Thursday, February 17, 2011

I Can Read 'Em All. Can You?

If you read this blog regularly, you've probably heard me talk about my love/hate relationship with LDS fiction (meaning books written by members of the church for other members of the church). So much of it is cheesy, overwritten, unrealistic and just ... not good. But, I believe that it's improving. And I believe in supporting the crafting of books that are clean, uplifting and celebrate the unique lifestyles of LDS people. I also love how LDS authors are taking the mainstream publishing world by storm. One glance at the YA shelves at your local bookstore proves the popularity of writers like Stephenie Meyer, Shannon Hale, James Dashner, Brandon Mull, Ally Condie, Bree Despain and many more.

Since there are so many LDS authors out there, it makes sense to have a literary award just for them. This is where the Whitneys come in. Named for Orson F. Whitney, an early church apostle who prophesied that we would have Shakespeares and Miltons of our own, the Whitney Awards honor LDS writers who excel in their field. Awards are given every year to the books/authors who receive the most votes from a large panel of experts including authors, booksellers, book bloggers and more.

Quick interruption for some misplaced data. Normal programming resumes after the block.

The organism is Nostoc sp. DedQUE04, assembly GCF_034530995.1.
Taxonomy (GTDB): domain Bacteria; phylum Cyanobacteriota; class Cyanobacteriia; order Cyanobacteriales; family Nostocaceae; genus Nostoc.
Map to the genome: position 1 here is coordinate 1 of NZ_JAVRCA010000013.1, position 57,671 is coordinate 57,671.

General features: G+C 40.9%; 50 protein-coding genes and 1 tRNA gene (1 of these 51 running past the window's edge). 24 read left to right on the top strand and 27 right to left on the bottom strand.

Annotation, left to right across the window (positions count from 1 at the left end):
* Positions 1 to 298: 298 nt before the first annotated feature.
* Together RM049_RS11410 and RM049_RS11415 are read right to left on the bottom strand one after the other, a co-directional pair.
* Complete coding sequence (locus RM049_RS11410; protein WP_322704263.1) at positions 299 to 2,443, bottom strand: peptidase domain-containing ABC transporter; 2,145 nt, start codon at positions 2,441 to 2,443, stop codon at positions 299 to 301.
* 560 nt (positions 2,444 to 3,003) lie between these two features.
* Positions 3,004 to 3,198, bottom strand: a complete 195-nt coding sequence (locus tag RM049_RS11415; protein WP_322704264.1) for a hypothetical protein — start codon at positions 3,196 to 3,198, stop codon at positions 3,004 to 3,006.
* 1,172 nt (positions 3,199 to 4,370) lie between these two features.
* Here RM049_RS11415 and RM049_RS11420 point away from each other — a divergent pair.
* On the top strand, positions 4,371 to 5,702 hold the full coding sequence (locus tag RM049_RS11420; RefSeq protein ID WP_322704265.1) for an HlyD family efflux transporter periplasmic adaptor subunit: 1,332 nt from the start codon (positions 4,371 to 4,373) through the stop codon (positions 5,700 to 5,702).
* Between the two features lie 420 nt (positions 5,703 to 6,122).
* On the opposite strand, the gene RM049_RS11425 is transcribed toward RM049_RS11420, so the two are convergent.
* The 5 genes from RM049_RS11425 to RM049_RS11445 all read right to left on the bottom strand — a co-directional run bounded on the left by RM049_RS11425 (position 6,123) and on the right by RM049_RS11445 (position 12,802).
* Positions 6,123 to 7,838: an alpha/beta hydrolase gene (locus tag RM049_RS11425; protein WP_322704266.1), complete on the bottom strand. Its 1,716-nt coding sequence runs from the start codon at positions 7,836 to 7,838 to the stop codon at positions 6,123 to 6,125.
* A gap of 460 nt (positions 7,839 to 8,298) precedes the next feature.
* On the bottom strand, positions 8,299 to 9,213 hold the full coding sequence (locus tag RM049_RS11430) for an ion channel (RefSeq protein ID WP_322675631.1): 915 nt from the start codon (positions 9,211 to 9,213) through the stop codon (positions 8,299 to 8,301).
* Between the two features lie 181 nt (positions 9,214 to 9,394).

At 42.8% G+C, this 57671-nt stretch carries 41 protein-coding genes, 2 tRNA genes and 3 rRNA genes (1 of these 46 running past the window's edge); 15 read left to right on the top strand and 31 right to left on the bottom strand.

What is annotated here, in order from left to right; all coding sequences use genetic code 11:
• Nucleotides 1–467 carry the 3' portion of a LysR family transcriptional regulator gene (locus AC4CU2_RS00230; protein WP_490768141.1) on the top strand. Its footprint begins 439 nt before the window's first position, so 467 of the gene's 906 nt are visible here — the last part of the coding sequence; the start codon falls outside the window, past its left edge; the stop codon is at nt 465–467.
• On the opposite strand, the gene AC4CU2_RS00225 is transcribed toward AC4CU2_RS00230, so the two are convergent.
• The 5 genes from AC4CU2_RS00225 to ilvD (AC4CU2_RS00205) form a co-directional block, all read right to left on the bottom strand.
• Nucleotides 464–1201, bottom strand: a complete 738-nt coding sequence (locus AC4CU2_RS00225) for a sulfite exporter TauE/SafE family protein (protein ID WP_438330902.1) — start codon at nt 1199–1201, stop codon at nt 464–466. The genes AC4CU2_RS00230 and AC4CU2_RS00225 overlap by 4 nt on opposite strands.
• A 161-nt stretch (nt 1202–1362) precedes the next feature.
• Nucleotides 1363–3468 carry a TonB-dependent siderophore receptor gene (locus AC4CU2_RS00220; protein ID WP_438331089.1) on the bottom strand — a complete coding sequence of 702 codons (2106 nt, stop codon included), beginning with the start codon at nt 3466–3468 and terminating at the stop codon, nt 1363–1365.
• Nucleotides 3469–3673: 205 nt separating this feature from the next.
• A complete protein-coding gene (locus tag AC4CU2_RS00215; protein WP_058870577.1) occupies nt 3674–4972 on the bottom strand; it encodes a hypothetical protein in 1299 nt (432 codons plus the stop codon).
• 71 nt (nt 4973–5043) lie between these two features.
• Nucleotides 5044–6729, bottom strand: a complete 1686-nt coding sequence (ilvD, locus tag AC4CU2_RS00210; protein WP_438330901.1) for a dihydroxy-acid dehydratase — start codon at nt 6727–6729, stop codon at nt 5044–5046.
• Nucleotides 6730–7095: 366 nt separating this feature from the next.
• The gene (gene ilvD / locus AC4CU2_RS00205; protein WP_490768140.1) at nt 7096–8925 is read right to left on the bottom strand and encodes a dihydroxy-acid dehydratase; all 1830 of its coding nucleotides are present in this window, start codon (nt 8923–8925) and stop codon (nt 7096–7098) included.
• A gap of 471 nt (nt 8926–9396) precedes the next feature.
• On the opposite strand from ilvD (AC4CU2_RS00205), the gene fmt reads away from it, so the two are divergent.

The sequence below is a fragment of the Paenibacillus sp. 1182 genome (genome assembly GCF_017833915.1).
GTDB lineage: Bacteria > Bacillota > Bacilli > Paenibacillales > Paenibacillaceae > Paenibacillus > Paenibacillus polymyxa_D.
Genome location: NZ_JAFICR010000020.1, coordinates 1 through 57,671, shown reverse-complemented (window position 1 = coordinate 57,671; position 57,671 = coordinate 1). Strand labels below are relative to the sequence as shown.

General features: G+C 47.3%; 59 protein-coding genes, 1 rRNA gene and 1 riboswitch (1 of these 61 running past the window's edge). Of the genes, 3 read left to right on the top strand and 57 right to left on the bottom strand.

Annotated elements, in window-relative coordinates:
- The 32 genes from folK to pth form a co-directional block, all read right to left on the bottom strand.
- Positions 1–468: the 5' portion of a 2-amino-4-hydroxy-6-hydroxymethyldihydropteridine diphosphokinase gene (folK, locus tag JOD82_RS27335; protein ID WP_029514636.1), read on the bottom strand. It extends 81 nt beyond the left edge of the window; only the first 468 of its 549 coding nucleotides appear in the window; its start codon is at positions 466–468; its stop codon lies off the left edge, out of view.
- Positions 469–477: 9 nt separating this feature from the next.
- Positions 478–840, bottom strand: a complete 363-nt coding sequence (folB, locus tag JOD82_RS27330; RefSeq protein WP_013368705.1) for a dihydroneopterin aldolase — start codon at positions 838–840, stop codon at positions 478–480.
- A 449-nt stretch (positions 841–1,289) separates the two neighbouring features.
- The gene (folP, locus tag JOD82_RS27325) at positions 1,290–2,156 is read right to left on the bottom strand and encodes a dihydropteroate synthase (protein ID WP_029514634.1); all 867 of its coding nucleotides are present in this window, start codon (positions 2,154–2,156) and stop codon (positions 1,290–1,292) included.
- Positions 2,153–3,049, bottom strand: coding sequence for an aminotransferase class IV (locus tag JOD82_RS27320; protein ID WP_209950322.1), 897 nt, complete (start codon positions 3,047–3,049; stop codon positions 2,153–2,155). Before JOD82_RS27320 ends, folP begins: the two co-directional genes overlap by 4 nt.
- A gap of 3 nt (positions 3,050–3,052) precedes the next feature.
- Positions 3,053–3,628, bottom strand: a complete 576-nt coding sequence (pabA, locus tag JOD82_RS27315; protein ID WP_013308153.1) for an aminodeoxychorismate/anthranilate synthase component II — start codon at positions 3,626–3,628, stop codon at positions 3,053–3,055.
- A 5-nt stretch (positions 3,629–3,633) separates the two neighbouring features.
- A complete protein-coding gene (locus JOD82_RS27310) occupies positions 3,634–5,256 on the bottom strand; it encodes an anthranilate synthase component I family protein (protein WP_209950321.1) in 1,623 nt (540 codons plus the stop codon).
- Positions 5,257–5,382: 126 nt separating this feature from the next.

To encourage people to read the finalists for this year's competition, the lovely ladies over at LDS Women's Book Review are hosting the Read 'Em All Challenge. The challenge involves reading all 35 of the books which are in the running for awards. It's a lot, but the hostesses are making it worth it - members of the Whitney Academy can enter to win a $100 Amazon gift card, while those who are not are in the running for a $50 card. Nice, right? Even if you don't win the big prizes, there are lots of fun books on this year's list and you may be surprised by how many you've already read (Matched, Paranormalcy, The Scorch Trials, etc.). To sign up for this fun contest, click here.

Happy Reading!

2 comments:

  1. I've never heard of the Whitney's. How cool. I don't like LDS fiction because it's too squeaky clean usually. Even Shannon Hale's The Actor and the Housewife had some of the too-perfect aspects, along with the weird pseudo-affair aspects. But I like secular books written by LDS authors. It's amazing how many YA LDS authors there are.

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  2. Thanks for joining and blogging about the challenge. You can do it, I know you can! :)

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